Due to the fact that it feels much more like Winter at the moment, I have to keep reminding myself that is is actually Spring! And the grapevines are out there doing their thing. Albeit it, somewhat slower than they might be if we were experiencing some more Spring-like weather!
Come on Spring… I know you can do it!
So what exactly have we missed while I’ve been huddled up next to my fire?
According to last week’s CropWatch report (annoyingly they come out on Friday afternoons, so we’ll have to put up with week-old news until I brave the cold and go and have a look for myself!), the vines in the Adelaide Hills are currently at the following stages…
E- L 15 8 leaves separated, shoot elongating rapidly: single flowers in compact groups.
(Chardonnay at Macclesfield)
E-L 11 4 leaves separated
(Sauvignon Blanc at Lenswood, Cabernet Sauvignon at Forreston)
I know I’m at risk of repeating myself (several times I think), but this is definitely worth revisiting.
With that in mind, let’s go back and have a look at…
The annual growth cycle of the grapevine
As with all perennial plants, the grapevine follows an annual growth cycle which has eight major stages.
A “perennial” plant is one that grows or blooms over the spring and summer, dies back during the autumn and winter months, and then repeats the cycle from its rootstock the following spring.
1. Budburst (E-L stage 4)
(E-L stage?? What the heck? Don’t worry, I’ll come back to this later)
In Spring (around September/October), the first signs of life occur as the buds begin to break. At this stage, the vines are very susceptible to frosts. Vineyard managers are keeping a VERY close eye on the chilly weather right now. While there are currently no long term predictions of frost, it always pays to have your frost protection ready at this time of year.
2. Shoots 10cm (E-L stage 12)
The bunches are clearly visible at this point. There are five leaves that are visible and open.
3. Flowering begins (E-L stage 19)
The flowers of grapevines are called “perfect flowers”. This means they have both male and female parts and they are able to pollinate themselves without the need for bees.
4. Flowering (E-L stage 23)
We’ll come back to this again in the coming weeks but this is the stage at which 50% of “caps” fall off exposing the reproductive organs of the flower.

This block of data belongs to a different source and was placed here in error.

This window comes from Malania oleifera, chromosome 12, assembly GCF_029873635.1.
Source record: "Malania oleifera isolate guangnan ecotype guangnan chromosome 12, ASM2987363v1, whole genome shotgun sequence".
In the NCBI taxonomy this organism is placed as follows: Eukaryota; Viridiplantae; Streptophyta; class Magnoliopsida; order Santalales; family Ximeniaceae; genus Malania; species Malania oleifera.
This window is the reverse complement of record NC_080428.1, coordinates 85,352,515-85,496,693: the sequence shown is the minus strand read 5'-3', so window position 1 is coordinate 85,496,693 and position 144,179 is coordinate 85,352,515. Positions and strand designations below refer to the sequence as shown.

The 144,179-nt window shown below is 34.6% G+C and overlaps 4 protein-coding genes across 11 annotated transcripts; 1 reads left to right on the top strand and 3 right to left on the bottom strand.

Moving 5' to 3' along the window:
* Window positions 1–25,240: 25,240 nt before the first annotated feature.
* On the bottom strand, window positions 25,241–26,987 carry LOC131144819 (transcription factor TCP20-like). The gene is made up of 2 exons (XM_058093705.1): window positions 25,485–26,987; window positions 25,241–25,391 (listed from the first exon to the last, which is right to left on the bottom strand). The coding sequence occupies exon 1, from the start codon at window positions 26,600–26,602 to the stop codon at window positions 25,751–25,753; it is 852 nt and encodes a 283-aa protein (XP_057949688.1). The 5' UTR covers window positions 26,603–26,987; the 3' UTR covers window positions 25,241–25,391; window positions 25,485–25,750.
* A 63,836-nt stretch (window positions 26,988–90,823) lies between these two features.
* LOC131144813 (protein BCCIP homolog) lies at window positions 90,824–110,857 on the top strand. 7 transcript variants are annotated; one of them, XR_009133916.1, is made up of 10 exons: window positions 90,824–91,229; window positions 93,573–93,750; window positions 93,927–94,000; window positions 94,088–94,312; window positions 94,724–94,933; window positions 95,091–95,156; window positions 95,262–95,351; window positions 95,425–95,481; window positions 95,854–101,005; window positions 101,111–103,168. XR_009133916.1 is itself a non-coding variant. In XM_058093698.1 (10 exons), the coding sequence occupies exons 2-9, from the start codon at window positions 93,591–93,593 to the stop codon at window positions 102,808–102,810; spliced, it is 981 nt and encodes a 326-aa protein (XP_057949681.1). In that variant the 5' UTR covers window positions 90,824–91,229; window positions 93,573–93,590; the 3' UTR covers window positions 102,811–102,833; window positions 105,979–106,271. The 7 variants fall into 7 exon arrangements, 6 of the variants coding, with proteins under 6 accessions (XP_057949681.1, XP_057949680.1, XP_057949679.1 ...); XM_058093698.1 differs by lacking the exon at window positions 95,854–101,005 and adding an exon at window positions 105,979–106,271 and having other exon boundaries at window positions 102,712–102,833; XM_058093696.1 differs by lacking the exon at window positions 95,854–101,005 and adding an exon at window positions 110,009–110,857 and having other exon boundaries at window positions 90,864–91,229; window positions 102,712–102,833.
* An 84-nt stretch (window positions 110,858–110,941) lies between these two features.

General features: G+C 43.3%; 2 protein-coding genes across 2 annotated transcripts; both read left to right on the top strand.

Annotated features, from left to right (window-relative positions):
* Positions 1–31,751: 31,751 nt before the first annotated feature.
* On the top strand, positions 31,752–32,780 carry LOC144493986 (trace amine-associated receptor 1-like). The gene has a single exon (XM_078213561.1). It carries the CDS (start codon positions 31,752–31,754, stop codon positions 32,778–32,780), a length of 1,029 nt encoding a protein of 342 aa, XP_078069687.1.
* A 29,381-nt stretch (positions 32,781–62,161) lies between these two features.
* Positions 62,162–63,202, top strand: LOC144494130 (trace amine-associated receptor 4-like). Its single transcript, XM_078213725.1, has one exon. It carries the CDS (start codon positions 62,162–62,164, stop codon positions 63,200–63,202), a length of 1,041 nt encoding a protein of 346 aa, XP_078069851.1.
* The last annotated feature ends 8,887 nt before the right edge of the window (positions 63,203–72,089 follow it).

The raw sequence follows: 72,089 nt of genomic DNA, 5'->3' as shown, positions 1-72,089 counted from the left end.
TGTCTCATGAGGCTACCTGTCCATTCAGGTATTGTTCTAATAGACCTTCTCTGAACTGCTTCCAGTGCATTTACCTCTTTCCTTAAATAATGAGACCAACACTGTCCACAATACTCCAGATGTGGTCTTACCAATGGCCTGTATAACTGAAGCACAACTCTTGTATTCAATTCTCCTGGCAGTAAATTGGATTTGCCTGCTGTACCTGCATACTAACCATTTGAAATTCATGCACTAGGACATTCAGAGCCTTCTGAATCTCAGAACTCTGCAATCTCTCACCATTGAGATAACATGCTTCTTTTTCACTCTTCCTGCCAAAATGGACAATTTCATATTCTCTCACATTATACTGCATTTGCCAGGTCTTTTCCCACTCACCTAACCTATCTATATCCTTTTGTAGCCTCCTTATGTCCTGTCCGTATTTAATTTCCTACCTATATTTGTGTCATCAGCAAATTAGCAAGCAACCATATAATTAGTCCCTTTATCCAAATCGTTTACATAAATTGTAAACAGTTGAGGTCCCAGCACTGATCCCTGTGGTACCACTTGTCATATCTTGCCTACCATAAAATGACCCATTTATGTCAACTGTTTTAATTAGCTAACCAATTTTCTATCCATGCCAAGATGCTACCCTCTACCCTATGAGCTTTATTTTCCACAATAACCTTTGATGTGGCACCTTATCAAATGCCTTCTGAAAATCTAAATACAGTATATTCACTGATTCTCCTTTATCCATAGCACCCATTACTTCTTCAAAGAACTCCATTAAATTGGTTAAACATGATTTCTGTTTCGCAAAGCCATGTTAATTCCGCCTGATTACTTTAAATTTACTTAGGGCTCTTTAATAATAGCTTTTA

(The cap encloses the reproductive organs and other tissues within the flower)
5. Setting (E-L stage 27)
Cap fall is complete and the young berries begin to grow.
6. Berries pea-size (E-L stage 31)
The young berries are now around 7 mm in diameter or about the size of a pea.
7. Veraison (E-L stage 35)
This is when the berries begin to enlarge and change colour. At this stage, the berries are getting sweeter and softer.
8. Harvest (E-L stage 38)
The berries are ripe and ready to harvest!
What is an E-L stage?
In the science world, we like systems and classifications (well, at least I do!). And it turns out two blokes named Eichhorn and Lorenz did too. So much so that they came up with the first classification of stages for grapevine development (or phenology) in 1977. It has been modified a few times since then but is now commonly referred to as the Modified Eichhorn-Lorenz (E-L) system.
The diagram on the left is the official chart. You can see that the eight major stages are preceded by a number of other stages numbered from 1 to 47.
This chart should make those words from the crop watch report up there make a lot more sense.
So (remembering this news is a week old now), the least advanced vines in the Hills were at growth stage E-L 11. This means that there are 4 separate leaves visible.
And the most advanced vines were at growth stage E- L 15. Which according to the chart means – 8 leaves separated, shoot elongating rapidly: single flowers in compact groups.
I’ll pop in later today or tonight once I’ve got this week’s Crop Watch with an update of the current growth stages.
UPDATE (from Friday 10th October Crop Watch report):
E- L 16: 11 leaves separated.
Chardonnay at Macclesfield.
E-L 12: 5 leaves separated; shoots about 10cm long; inflorescence clear.
Sauvignon Blanc at Lenswood, Cabernet Sauvignon at Forreston.
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Until next time keep warm (or cool… whatever the case may be on that particular day!!)!
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